Triangle Inequality and the Like

I didn’t finish a careful proof of the triangle inequality in class, so I am presenting a more polished argument here. I abandoned the text’s argument in favor of what I hope is a more intuitive (albeit longer) proof.

I’ve also had a number of requests for hints on a couple homework problems, specifically numbers 3.7 and 3.8. So here are my comments on those problems:

Problem 3.7 This problem asks us to prove that \(|b| 0\), for otherwise the assumption \(|b| Problem 3.8 In this problem, you are asked to prove that for \(a, b \in \mathbf{R}\) if \(a \leq b_1\) for every \(b_1 > b\), then \(a \leq b\).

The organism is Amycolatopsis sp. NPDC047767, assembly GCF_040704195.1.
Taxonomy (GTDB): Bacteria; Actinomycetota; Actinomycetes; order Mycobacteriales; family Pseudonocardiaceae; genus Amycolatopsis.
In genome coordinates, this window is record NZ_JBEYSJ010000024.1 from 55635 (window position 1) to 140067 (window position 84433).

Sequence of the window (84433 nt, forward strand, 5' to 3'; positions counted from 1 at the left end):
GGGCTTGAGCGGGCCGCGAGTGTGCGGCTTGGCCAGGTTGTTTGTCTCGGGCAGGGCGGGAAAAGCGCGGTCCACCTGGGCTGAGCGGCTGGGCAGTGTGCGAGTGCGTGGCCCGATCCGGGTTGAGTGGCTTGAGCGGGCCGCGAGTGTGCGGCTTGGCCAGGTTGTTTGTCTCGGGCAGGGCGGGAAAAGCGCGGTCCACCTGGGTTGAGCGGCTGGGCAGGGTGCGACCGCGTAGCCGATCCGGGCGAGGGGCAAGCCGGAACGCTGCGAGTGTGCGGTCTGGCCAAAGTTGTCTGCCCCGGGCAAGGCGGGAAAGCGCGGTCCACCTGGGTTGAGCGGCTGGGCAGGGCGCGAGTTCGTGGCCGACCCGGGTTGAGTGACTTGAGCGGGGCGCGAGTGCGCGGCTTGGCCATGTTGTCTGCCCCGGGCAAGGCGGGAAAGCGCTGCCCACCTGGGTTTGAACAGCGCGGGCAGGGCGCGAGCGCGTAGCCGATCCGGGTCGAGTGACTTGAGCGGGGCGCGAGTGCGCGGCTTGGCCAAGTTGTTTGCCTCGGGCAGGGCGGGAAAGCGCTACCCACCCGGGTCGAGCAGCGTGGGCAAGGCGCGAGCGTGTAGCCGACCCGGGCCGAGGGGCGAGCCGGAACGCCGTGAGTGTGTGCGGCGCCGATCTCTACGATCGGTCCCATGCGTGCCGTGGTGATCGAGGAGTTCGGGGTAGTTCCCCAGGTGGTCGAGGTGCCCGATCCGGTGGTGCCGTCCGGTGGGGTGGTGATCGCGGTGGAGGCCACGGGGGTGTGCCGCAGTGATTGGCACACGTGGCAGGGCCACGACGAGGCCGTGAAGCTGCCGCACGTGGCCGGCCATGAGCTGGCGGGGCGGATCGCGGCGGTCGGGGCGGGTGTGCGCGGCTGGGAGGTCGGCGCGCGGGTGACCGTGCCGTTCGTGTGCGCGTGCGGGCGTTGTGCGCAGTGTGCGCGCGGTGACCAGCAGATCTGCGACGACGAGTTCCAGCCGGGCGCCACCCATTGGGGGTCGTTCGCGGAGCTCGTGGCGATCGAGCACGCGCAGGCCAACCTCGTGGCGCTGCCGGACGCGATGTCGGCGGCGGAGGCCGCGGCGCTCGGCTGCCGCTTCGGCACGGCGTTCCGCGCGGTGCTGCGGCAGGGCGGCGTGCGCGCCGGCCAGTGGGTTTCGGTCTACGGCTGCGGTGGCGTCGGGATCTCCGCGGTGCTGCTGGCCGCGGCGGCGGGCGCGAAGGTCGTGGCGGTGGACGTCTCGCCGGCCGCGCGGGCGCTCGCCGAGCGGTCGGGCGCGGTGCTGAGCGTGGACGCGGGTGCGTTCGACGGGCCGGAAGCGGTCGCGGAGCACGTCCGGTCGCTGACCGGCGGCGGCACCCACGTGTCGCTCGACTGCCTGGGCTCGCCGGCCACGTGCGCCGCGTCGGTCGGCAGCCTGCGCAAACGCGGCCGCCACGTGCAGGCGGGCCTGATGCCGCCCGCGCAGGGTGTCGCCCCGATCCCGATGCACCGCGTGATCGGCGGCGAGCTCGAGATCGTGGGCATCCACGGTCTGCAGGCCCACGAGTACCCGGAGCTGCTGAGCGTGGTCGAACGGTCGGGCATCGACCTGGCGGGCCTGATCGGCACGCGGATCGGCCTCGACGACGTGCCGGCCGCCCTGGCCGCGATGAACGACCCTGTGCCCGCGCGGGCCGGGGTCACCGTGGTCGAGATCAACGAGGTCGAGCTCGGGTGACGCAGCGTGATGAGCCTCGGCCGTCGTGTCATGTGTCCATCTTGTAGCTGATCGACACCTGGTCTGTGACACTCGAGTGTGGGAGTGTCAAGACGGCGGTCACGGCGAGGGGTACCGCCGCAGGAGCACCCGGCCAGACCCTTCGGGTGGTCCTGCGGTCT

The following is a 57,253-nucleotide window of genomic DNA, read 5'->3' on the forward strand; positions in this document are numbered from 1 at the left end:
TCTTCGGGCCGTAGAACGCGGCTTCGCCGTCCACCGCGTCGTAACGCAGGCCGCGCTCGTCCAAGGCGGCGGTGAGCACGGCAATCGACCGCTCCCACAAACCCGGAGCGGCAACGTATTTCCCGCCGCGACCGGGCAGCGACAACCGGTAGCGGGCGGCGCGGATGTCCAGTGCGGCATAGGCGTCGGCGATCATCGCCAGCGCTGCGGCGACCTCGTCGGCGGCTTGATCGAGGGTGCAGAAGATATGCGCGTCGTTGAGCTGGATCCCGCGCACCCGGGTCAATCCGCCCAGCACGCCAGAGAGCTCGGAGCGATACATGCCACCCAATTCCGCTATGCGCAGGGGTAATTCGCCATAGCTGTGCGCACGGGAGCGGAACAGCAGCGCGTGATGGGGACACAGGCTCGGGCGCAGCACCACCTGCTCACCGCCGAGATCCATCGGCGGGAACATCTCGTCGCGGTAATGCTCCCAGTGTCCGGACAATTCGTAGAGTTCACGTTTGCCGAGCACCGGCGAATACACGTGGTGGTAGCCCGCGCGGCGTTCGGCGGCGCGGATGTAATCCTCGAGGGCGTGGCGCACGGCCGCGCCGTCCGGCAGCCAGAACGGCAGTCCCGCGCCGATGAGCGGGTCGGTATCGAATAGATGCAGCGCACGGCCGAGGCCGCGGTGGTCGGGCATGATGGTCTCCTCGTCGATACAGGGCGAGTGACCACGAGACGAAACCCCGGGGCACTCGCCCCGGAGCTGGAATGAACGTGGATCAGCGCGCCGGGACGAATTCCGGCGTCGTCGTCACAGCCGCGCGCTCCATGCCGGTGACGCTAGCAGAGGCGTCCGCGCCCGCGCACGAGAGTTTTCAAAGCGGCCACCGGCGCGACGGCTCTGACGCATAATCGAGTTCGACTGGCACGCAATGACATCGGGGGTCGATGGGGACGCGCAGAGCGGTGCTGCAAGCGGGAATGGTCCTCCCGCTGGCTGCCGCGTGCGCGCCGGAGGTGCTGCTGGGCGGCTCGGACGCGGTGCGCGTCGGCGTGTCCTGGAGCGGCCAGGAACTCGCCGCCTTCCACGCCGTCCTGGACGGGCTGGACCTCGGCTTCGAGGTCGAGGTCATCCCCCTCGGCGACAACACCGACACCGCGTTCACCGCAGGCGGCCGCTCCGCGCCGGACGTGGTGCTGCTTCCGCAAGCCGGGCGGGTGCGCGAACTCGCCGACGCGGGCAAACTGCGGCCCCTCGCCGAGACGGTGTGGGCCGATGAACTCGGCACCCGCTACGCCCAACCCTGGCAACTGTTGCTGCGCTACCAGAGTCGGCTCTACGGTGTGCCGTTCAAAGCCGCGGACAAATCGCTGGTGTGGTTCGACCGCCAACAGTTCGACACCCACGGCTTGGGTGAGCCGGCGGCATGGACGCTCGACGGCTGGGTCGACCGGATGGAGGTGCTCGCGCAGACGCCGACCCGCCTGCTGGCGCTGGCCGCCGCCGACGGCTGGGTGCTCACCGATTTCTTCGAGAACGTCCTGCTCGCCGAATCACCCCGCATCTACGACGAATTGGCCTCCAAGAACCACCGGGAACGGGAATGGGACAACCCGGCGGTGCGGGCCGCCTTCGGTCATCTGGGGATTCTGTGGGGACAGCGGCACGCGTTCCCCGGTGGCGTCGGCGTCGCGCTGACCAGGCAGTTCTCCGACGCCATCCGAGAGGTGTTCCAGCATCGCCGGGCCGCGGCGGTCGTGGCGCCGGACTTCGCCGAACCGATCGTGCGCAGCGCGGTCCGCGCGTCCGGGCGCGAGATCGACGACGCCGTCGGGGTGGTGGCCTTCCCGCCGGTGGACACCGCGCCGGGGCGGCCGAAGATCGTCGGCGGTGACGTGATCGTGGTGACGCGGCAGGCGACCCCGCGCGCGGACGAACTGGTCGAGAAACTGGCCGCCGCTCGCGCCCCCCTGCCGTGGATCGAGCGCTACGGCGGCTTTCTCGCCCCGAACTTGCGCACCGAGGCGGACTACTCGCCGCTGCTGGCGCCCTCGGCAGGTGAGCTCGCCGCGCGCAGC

I think the easiest way to approach this problem is to do a proof by contradiction. The idea is that in order to prove that a statement is true, you prove derive a contradiction from its negation. The negation of the statement we are trying to prove is, “for all \(b_1 > b\), \(a \leq b_1\) and \(a > b\).”

If you think about what this statement is saying, it should be clear that it cannot possibly be true. For example, if \(a > b\), then we can choose \(b_1 = (a + b) / 2\) so that \(b b\) \(a \leq b_1\). Since the negation of the statement we are trying to prove leads to a contradiction, the statement must be true.

Will Rosenbaum

Tel Aviv

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